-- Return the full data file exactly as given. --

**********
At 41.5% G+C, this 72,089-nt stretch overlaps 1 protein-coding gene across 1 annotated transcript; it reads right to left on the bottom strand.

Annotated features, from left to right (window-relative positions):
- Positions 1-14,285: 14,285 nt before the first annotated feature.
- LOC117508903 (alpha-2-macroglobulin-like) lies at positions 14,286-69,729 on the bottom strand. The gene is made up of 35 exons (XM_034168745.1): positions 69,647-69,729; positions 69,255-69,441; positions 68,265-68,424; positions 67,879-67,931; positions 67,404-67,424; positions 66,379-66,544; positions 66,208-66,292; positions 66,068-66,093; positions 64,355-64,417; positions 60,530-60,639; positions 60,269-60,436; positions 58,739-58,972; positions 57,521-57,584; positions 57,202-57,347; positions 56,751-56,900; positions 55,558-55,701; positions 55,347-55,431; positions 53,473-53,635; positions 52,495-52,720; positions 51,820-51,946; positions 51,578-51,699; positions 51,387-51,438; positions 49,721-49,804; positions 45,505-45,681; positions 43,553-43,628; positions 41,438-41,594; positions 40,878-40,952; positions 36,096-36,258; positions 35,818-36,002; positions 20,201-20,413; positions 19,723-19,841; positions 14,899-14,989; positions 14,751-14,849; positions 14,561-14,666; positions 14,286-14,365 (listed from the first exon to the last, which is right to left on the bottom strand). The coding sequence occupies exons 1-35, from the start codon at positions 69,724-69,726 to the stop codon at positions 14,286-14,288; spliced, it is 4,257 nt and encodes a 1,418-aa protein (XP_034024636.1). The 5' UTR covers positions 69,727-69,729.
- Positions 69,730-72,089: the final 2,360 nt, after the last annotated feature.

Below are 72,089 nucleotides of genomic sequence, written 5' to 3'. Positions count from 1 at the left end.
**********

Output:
At 41.5% G+C, this 72,089-nt stretch overlaps 1 protein-coding gene across 1 annotated transcript; it reads right to left on the bottom strand.

Annotated features, from left to right (window-relative positions):
- Positions 1-14,285: 14,285 nt before the first annotated feature.
- LOC117508903 (alpha-2-macroglobulin-like) lies at positions 14,286-69,729 on the bottom strand. The gene is made up of 35 exons (XM_034168745.1): positions 69,647-69,729; positions 69,255-69,441; positions 68,265-68,424; positions 67,879-67,931; positions 67,404-67,424; positions 66,379-66,544; positions 66,208-66,292; positions 66,068-66,093; positions 64,355-64,417; positions 60,530-60,639; positions 60,269-60,436; positions 58,739-58,972; positions 57,521-57,584; positions 57,202-57,347; positions 56,751-56,900; positions 55,558-55,701; positions 55,347-55,431; positions 53,473-53,635; positions 52,495-52,720; positions 51,820-51,946; positions 51,578-51,699; positions 51,387-51,438; positions 49,721-49,804; positions 45,505-45,681; positions 43,553-43,628; positions 41,438-41,594; positions 40,878-40,952; positions 36,096-36,258; positions 35,818-36,002; positions 20,201-20,413; positions 19,723-19,841; positions 14,899-14,989; positions 14,751-14,849; positions 14,561-14,666; positions 14,286-14,365 (listed from the first exon to the last, which is right to left on the bottom strand). The coding sequence occupies exons 1-35, from the start codon at positions 69,724-69,726 to the stop codon at positions 14,286-14,288; spliced, it is 4,257 nt and encodes a 1,418-aa protein (XP_034024636.1). The 5' UTR covers positions 69,727-69,729.
- Positions 69,730-72,089: the final 2,360 nt, after the last annotated feature.

Below are 72,089 nucleotides of genomic sequence, written 5' to 3'. Positions count from 1 at the left end.